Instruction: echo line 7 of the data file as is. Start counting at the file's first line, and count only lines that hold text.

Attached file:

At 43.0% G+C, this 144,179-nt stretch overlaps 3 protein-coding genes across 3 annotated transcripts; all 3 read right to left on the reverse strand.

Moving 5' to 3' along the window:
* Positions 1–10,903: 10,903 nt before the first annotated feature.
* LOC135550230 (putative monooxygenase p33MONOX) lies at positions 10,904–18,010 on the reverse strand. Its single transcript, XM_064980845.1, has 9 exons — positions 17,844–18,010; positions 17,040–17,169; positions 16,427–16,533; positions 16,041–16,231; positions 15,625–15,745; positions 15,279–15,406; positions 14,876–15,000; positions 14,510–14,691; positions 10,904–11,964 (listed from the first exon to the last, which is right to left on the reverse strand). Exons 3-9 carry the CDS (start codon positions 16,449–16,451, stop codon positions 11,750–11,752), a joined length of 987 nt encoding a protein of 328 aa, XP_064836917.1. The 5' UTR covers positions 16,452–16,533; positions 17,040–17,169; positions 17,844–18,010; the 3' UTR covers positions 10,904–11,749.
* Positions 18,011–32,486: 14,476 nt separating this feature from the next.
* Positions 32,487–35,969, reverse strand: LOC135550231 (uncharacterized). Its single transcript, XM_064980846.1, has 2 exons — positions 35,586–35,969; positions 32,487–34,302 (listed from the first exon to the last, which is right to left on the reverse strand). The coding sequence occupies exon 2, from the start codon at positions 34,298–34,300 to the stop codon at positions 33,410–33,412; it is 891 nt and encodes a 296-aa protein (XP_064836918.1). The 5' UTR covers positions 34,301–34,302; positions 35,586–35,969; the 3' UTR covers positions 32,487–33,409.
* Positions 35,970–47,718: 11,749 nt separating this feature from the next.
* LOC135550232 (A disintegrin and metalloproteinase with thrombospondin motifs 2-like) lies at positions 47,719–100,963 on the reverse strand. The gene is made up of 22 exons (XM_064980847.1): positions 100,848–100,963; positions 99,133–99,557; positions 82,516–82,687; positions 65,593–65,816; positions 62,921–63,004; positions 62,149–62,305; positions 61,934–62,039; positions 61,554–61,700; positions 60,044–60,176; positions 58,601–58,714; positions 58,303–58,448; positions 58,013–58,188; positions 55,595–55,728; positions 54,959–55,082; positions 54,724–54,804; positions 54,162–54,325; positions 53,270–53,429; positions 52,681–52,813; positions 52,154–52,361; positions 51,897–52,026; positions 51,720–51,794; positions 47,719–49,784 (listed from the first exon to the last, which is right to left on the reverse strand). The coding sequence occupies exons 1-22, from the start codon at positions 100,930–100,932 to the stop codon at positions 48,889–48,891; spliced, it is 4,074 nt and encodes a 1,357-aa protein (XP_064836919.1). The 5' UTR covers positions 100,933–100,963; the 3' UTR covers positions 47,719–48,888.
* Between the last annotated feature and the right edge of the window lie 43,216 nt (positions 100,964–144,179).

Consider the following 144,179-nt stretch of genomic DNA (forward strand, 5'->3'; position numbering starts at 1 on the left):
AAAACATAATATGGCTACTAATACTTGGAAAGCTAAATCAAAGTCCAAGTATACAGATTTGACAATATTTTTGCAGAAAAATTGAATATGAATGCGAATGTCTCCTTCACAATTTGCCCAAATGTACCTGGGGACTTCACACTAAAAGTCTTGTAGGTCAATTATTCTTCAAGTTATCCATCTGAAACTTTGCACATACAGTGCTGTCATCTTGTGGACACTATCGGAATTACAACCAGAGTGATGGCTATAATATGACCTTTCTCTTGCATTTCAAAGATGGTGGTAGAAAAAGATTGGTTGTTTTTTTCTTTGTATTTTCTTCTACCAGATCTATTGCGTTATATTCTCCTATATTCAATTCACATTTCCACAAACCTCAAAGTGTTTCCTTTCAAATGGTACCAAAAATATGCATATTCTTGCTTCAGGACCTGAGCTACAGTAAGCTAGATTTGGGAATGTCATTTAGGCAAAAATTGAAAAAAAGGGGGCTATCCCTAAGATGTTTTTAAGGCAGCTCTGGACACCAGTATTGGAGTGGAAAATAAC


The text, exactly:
* Positions 35,970–47,718: 11,749 nt separating this feature from the next.